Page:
DEAR BOB: I foolishly applied to refinance my mortgage with a major Internet lender whose name is widely advertised. The whole procedure was a scam. The quoted interest rate was never available, although I promptly filled out the paperwork and cooperated 100 percent. It took more than six weeks just to get approval "subject to appraisal." The final interest rate was a half-percentage-point above the original quoted rate. I told the lender to get lost. Now the lender threatens to sue me for the $375 appraisal fee, even though it was just a drive-by windshield appraisal. Do you think I should pay? -- Norman W.

DEAR NORMAN: No. You should be suing that lender for fraud, misrepresentation and breach of contract. Be sure to report the events to the lender's state or federal regulator. Dishonest lenders like that give the honest ones a bad image.

DEAR BOB: My 32-year-old daughter recently became a widow and cannot afford to keep her home. The church next door wants to buy it but won't pay the balance on her mortgage. They say the house is worth less than that. What can she do to avoid foreclosure? -- Nancy S.

DEAR NANCY: When a property is worth less than the mortgage balance, it's called a short sale. You or your daughter should call the mortgage lender, ask to speak with a supervisor and explain the situation. Or write a letter to the lender, explain the circumstances and enclose a copy of the church's purchase offer.

The lender will probably have the house appraised. If the appraiser agrees the house is worth less than the mortgage balance, the lender might agree to a short sale to the adjoining church. Smart lenders realize a short sale loss is usually better than letting the property go to foreclosure and taking a bigger loss.

DEAR BOB: I married about a year ago. My husband, then 61, owned his house, where we lived. He told me several times that the title was in his living trust and if anything happened to him, I would receive the house. He died in February, and his son told me the trust left everything to his two children and I had 60 days to move out. I consulted a lawyer, who said there is nothing I can do. Is this correct? -- Paulina L.

DEAR PAULINA: The lawyer is probably correct. In your situation, where you had no title interest in the house, state law determines whether you have any widow's allowance rights. You might want to consult another lawyer in the state where the house is located, but don't get your hopes up. Your situation shows why spouses should consult their own lawyer to be sure of their right to receive property upon the death of their partner.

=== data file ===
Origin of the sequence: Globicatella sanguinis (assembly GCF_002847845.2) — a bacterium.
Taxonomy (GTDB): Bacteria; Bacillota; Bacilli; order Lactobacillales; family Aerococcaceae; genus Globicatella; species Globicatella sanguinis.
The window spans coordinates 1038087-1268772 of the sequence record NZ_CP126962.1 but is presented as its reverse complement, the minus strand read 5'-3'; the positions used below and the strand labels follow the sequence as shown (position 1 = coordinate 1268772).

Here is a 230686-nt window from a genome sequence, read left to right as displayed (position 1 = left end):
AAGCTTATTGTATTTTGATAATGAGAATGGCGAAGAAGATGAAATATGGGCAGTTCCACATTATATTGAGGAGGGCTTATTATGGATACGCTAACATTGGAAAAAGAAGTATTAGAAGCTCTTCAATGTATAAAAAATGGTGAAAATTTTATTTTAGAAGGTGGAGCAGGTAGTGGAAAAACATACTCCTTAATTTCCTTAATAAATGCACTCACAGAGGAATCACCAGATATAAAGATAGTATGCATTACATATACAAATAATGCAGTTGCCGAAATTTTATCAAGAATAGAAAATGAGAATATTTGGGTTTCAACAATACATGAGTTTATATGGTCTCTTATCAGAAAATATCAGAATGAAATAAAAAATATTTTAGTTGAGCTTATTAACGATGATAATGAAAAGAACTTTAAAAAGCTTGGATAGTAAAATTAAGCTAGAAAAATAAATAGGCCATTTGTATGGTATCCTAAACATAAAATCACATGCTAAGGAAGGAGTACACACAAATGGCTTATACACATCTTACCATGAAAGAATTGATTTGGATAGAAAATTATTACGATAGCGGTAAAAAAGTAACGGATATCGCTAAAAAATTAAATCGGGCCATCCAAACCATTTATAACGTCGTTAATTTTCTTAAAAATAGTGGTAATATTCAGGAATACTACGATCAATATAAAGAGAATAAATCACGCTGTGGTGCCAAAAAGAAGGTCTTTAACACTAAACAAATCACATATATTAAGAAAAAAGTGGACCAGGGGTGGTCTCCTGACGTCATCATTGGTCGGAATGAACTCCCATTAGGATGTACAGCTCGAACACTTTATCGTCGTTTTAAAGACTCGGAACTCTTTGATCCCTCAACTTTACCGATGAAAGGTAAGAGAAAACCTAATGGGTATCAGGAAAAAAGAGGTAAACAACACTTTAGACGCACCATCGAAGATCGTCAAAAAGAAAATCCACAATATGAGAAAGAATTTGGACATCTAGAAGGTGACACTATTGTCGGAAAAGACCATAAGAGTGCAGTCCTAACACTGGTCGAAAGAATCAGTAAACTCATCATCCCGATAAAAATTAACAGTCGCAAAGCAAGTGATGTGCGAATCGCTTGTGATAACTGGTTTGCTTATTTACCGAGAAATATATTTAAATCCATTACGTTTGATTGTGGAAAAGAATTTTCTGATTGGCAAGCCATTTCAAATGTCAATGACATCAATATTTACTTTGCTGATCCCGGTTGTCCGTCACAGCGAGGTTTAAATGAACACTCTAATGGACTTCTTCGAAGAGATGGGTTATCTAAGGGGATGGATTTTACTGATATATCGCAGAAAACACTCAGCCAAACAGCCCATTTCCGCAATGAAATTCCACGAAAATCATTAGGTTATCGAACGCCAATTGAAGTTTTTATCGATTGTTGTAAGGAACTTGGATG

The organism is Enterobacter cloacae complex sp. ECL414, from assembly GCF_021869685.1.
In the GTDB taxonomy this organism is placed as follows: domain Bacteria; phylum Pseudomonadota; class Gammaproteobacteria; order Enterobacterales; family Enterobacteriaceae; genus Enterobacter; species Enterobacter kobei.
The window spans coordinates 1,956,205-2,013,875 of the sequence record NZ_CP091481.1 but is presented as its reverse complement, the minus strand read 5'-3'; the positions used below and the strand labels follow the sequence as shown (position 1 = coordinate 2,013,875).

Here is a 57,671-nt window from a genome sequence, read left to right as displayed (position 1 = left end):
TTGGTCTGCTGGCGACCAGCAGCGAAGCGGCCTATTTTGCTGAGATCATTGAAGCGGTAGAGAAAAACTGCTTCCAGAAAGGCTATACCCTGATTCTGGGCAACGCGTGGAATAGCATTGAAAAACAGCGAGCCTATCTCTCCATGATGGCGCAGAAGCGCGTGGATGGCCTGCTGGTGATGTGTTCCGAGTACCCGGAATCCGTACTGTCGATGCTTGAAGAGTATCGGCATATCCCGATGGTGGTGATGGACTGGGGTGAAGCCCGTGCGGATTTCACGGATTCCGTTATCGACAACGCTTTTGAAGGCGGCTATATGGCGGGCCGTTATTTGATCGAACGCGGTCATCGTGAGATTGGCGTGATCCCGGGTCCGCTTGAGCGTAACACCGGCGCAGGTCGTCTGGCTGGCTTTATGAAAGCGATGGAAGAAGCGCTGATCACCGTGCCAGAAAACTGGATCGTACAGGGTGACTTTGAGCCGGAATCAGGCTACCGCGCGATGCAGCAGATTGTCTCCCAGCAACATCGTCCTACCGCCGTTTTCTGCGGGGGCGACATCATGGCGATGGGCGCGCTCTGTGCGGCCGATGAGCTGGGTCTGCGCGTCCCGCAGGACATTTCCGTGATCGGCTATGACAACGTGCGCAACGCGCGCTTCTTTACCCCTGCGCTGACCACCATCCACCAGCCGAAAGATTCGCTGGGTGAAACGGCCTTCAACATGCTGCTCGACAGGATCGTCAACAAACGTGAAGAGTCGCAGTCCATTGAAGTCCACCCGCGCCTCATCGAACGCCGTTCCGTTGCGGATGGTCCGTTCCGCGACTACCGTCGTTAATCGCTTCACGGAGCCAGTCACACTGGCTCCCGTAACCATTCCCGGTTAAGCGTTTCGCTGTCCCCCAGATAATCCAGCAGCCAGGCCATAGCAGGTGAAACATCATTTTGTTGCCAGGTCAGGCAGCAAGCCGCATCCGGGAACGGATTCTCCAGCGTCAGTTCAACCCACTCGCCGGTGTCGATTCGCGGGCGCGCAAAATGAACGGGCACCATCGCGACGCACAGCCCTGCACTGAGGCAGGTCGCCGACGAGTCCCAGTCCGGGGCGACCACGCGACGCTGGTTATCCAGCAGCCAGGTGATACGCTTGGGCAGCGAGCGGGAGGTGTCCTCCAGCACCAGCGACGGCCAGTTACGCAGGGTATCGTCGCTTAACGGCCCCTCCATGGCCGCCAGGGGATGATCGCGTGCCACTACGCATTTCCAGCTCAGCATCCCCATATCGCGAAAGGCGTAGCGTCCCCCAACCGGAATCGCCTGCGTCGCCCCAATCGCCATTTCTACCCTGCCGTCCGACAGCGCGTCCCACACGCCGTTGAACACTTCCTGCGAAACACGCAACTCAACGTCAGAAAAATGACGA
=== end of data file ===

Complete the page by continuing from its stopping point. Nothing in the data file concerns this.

DEAR BOB: When I bought my condo about eight years ago, the complex was very nice and well maintained. A faction that prefers to minimize maintenance (and keep our monthly fees low) has gained control of the board. Meanwhile, the market value of our condos is thousands of dollars lower than in similar nearby complexes. As I anticipate selling my condo in a year or so, is there anything my neighbors and I can do to force common-area repairs? -- Gerry G.

DEAR GERRY: Suing your condo owners association is really a lawsuit against yourself and is usually not productive. Except as a last resort, legal action is not recommended.

A better approach is for you and like-minded neighbors to become active in the association. Attend the board meetings and volunteer for committees, especially the grounds and maintenance committee.

When the annual meeting approaches, make it known you and your friends want to run for election to the board. That's the best way to change the direction of your board.

DEAR BOB: I am in the midst of a divorce. We will be selling our house, and my attorney says the conveyance will be by quitclaim deed. A friend wants to buy the house, and we have agreed on the price. My soon-to-be ex-husband is glad we won't have to pay a sales commission, but my friend, the buyer, is concerned she won't be able to get title insurance on a quitclaim deed. Is that correct? -- Georgeann R.

DEAR GEORGEANN: No. Title insurance companies insure quitclaim deeds every day. These deeds are often used in divorce situations in which neither spouse wants to make any warranties or representations.

The title insurance company will research the title carefully to be certain there are no recorded judgments or other obligations of either co-owner signing the deed. Your buyer should have no trouble obtaining an owner's title policy, and the mortgage company will be issued a lender's title policy.

Readers with questions should write Robert J. Bruss at 251 Park Rd., Burlingame, Calif. 94010 or contact him through his Web page, www.bobbruss.com.

{copy} 2004, Inman News Service